The Kentucky Bar opinion holds there was no implied consent merely because a lawyer copied a client on an email to opposing counsel.8 The opinion recommends either forwarding the email to the client or blind copying the client; however, the opinion does not consider the possibility (raised in the Virginia Bar’s opinion, discussed below) that a blind copied client may then “reply all.”

Similarly, the North Carolina Bar recognizes that while consent may sometimes be implied, merely copying a client on an email does not constitute implied consent.9 Like Kentucky, North Carolina recommends either forwarding the email trail to the client or blind copying the client but does not address the potential risks.

The Illinois opinion holds that, while it “does not contravene a rule of professional conduct for a lawyer to cc the client when corresponding with another lawyer by e-mail,” nonetheless, if “the mere copying of one’s own client on an e-mail were considered to be an invitation to opposing counsel to do the same, the purposes of Rule 4.2 could be thwarted.” 10 The Illinois opinion, referring to the 2009 New York City Bar analysis, notes the possibility of a client reading and responding to an email before her counsel does, undermining the role of “the represented person’s lawyer as spokesperson, intermediary, and buffer.” Neither the New York nor Illinois opinion consider whether the represented person’s lawyer has an obligation to instruct her client not to respond to such emails.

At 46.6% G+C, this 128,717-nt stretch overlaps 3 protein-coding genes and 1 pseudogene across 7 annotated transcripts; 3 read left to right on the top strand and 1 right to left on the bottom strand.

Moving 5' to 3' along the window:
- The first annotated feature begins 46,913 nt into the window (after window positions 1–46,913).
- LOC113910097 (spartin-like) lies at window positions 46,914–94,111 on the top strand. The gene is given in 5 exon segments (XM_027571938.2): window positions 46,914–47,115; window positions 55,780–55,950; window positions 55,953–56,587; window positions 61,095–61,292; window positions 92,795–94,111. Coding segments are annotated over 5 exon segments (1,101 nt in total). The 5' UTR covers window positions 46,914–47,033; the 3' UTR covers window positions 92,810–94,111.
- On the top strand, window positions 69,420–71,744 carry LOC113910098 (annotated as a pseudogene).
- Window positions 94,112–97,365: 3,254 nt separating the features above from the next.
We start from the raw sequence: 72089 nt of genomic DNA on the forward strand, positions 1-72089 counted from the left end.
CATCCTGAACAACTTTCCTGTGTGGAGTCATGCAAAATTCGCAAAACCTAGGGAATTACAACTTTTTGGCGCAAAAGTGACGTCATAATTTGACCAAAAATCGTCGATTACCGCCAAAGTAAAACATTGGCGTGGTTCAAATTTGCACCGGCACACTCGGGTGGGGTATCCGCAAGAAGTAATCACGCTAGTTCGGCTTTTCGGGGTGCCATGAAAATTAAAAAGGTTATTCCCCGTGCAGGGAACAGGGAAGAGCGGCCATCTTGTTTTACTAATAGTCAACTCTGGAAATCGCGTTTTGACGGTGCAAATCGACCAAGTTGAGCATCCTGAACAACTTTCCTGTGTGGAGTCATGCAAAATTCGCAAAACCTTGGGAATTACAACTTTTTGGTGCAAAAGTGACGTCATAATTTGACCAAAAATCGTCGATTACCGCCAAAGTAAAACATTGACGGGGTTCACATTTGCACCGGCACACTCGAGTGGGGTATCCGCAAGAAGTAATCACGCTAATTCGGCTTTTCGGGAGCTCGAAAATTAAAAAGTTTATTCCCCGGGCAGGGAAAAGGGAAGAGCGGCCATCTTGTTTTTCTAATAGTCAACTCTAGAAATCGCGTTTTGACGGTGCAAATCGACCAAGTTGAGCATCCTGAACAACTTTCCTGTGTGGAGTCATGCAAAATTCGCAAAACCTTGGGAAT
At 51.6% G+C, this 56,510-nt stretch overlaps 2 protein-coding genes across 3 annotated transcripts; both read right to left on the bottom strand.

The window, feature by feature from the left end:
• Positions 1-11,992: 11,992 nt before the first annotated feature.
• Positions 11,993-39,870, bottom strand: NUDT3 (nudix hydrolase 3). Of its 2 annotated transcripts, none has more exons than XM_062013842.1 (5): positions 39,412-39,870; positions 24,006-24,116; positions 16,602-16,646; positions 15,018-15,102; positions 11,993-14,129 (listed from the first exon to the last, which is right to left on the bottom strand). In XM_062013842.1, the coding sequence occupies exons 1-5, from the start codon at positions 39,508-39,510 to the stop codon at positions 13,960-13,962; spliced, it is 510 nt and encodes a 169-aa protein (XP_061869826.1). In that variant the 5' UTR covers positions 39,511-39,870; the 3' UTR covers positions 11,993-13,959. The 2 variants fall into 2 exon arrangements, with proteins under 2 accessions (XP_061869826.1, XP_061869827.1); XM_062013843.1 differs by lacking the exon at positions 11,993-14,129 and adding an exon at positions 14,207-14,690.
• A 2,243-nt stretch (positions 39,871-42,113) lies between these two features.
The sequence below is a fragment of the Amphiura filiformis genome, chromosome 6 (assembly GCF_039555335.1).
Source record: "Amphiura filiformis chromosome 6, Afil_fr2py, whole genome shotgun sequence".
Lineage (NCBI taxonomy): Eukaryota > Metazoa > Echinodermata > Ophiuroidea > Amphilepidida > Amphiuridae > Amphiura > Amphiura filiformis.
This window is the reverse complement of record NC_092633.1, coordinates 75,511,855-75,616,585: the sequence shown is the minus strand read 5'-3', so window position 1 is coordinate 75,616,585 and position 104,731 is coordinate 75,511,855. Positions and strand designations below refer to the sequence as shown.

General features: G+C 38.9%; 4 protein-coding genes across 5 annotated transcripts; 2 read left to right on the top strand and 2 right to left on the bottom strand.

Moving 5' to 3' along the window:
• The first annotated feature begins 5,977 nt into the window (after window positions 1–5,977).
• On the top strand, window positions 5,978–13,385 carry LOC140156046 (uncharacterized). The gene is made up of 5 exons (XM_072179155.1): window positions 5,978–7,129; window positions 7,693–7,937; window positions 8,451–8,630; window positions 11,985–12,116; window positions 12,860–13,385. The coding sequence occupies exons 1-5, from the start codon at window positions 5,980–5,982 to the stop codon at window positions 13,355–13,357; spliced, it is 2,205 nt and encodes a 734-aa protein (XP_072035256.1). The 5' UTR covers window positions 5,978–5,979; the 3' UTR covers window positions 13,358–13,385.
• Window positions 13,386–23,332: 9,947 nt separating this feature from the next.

While the Illinois opinion, on the one hand, states that Rule 4.2 seems to prohibit an implicit consent when the client is copied on an email, the opinion also recognizes that, under certain, limited conditions, consent can be implied. The opinion suggests, however, that the best course of action is either: (i) for the sending lawyer to forward the email trail to the client; or (ii) for a receiving lawyer to ask the sending lawyer for permission to “reply all.”11 The opinion does not discuss why the duty rests on the receiving lawyer and not on the sending lawyer who copied her client.

CLICK HERE to read the full article, which was originally published in ALI CLE’s The Practical Real Estate Lawyer.